If you could spend $1 to make $10, you’d do it, right? By the same token, if you could spend $9 billion to make $90 billion, you’d do that, too, right? With hundreds of billions at stake in cloud computing, and winner-takes-most economics in play, Amazon Web Services, Microsoft, and Google spent $35 billion last year—and roughly $10 billion in the first quarter of 2018—to earn the right to take home multiples of that later. “The cloud isn’t cheap,” rightly .
Failure in cloud, however, is much more expensive. Given the rise of , it’s getting ever more costly, with some signs that AWS could turn its early lead into long-term dominance.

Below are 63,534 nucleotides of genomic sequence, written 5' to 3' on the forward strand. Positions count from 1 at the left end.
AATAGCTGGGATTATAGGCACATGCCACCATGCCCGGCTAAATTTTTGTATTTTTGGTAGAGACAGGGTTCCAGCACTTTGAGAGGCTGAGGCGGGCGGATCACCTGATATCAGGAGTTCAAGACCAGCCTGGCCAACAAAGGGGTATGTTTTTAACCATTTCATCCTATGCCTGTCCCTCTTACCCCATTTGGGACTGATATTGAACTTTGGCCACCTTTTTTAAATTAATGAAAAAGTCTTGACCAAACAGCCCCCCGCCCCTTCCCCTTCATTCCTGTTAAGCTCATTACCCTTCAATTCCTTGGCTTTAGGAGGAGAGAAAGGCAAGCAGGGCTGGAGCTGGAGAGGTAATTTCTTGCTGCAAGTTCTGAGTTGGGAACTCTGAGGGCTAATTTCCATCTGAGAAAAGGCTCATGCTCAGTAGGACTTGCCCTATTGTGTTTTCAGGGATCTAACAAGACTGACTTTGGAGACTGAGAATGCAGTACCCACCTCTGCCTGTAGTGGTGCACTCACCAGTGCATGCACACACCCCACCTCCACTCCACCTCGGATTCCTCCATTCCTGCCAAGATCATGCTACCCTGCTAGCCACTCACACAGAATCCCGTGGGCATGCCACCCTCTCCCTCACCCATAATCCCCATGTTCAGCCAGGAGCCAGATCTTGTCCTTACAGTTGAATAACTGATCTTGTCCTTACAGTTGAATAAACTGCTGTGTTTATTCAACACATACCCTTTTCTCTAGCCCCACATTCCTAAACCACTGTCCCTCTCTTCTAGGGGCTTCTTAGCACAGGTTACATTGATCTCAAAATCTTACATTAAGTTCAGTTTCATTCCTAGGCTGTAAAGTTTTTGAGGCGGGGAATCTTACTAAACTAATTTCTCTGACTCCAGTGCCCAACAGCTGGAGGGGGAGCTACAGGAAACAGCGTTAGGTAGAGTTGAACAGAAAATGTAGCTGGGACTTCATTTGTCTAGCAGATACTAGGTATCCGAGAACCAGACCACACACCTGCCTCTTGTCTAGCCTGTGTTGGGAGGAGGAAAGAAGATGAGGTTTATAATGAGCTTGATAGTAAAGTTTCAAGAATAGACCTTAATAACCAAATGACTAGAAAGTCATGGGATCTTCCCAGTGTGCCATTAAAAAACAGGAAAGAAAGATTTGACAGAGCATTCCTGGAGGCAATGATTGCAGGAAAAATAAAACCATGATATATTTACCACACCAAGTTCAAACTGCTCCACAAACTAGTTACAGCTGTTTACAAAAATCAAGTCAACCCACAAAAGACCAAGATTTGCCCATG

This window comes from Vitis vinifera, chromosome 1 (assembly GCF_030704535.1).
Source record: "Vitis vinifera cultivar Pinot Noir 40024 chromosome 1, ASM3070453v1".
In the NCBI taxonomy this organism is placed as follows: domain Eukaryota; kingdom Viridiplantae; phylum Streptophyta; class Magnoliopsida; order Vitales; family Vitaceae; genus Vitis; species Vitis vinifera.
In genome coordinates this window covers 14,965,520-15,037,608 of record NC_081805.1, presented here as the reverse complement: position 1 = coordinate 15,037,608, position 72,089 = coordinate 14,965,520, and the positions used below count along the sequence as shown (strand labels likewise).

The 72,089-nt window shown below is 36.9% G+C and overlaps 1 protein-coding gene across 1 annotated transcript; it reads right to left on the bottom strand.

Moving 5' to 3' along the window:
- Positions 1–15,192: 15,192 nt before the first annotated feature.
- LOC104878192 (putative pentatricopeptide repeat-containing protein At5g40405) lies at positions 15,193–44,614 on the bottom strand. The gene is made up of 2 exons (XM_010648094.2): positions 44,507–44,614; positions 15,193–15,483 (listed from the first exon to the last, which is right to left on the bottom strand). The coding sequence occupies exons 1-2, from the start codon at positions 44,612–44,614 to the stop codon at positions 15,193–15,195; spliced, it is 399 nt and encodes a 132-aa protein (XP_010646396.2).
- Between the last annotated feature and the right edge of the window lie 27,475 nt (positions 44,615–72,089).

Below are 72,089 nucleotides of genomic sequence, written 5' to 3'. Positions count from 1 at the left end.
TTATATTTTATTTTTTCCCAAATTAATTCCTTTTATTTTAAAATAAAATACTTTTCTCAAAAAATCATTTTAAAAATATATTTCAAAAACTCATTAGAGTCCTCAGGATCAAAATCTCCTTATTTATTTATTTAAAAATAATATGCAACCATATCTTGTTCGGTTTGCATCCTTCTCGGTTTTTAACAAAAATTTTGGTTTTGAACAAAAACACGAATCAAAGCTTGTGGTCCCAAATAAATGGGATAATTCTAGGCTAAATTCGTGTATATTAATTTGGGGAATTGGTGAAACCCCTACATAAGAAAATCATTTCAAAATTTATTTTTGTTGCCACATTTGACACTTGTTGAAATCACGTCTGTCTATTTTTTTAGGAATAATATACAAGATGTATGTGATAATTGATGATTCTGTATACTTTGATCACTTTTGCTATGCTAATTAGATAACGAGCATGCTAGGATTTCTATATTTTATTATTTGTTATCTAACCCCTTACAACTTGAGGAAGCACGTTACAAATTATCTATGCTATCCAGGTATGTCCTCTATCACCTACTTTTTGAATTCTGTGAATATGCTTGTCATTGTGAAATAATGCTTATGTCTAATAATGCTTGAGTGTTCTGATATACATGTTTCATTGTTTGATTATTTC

What all that cloud infrastructure money buys
As cloud pundit , the copious quantities of cash that AWS, Microsoft, and Google are plowing into datacenters reflects the magnitude of the payoff for winning: “This investment pattern reflects the realities of the cloud computing market: It’s a platform-based industry with enormous network effects that requires sufficient capacity to support exploding, spiky demand—much of which can emanate from geographies that require local infrastructure. That’s a recipe for needing to plow huge amounts of money into the business.”
We’re not talking about a few billion dollars up for grabs. We’re talking about hundreds of billions in play, as the future of enterprise computing gets defined today.